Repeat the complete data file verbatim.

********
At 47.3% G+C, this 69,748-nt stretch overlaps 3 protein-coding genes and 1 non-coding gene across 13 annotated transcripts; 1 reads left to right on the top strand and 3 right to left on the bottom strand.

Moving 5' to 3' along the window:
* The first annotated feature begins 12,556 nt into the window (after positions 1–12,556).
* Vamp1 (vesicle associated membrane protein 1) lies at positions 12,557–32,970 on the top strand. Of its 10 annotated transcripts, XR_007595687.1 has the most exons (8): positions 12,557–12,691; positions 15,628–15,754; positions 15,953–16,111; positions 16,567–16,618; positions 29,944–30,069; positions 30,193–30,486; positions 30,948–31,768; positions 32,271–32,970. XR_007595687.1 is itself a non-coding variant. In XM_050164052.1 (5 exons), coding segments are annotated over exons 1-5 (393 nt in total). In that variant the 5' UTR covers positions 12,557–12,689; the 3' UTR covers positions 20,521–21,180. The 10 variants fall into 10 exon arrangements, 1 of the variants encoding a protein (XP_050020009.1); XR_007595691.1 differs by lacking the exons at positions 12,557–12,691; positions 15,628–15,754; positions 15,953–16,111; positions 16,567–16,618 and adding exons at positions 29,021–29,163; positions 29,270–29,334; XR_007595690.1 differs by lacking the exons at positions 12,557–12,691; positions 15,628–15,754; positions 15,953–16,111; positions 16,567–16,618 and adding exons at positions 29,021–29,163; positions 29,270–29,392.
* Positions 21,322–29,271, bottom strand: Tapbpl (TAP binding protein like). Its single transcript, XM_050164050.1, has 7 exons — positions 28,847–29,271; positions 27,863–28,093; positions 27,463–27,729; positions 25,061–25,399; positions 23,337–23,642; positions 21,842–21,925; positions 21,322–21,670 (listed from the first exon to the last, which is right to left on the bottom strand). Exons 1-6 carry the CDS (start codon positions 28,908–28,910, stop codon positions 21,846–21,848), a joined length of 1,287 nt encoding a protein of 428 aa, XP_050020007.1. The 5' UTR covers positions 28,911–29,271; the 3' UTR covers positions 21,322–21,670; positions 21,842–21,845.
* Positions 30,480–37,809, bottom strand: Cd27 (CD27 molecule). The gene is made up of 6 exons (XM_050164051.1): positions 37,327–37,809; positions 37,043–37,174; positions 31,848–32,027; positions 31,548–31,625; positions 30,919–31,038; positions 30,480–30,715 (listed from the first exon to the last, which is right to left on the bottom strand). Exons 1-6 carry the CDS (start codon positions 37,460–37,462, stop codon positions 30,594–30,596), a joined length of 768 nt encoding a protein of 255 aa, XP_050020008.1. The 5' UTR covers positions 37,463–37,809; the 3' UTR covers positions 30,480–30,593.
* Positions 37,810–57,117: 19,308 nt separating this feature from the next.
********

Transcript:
At 47.3% G+C, this 69,748-nt stretch overlaps 3 protein-coding genes and 1 non-coding gene across 13 annotated transcripts; 1 reads left to right on the top strand and 3 right to left on the bottom strand.

Moving 5' to 3' along the window:
* The first annotated feature begins 12,556 nt into the window (after positions 1–12,556).
* Vamp1 (vesicle associated membrane protein 1) lies at positions 12,557–32,970 on the top strand. Of its 10 annotated transcripts, XR_007595687.1 has the most exons (8): positions 12,557–12,691; positions 15,628–15,754; positions 15,953–16,111; positions 16,567–16,618; positions 29,944–30,069; positions 30,193–30,486; positions 30,948–31,768; positions 32,271–32,970. XR_007595687.1 is itself a non-coding variant. In XM_050164052.1 (5 exons), coding segments are annotated over exons 1-5 (393 nt in total). In that variant the 5' UTR covers positions 12,557–12,689; the 3' UTR covers positions 20,521–21,180. The 10 variants fall into 10 exon arrangements, 1 of the variants encoding a protein (XP_050020009.1); XR_007595691.1 differs by lacking the exons at positions 12,557–12,691; positions 15,628–15,754; positions 15,953–16,111; positions 16,567–16,618 and adding exons at positions 29,021–29,163; positions 29,270–29,334; XR_007595690.1 differs by lacking the exons at positions 12,557–12,691; positions 15,628–15,754; positions 15,953–16,111; positions 16,567–16,618 and adding exons at positions 29,021–29,163; positions 29,270–29,392.
* Positions 21,322–29,271, bottom strand: Tapbpl (TAP binding protein like). Its single transcript, XM_050164050.1, has 7 exons — positions 28,847–29,271; positions 27,863–28,093; positions 27,463–27,729; positions 25,061–25,399; positions 23,337–23,642; positions 21,842–21,925; positions 21,322–21,670 (listed from the first exon to the last, which is right to left on the bottom strand). Exons 1-6 carry the CDS (start codon positions 28,908–28,910, stop codon positions 21,846–21,848), a joined length of 1,287 nt encoding a protein of 428 aa, XP_050020007.1. The 5' UTR covers positions 28,911–29,271; the 3' UTR covers positions 21,322–21,670; positions 21,842–21,845.
* Positions 30,480–37,809, bottom strand: Cd27 (CD27 molecule). The gene is made up of 6 exons (XM_050164051.1): positions 37,327–37,809; positions 37,043–37,174; positions 31,848–32,027; positions 31,548–31,625; positions 30,919–31,038; positions 30,480–30,715 (listed from the first exon to the last, which is right to left on the bottom strand). Exons 1-6 carry the CDS (start codon positions 37,460–37,462, stop codon positions 30,594–30,596), a joined length of 768 nt encoding a protein of 255 aa, XP_050020008.1. The 5' UTR covers positions 37,463–37,809; the 3' UTR covers positions 30,480–30,593.
* Positions 37,810–57,117: 19,308 nt separating this feature from the next.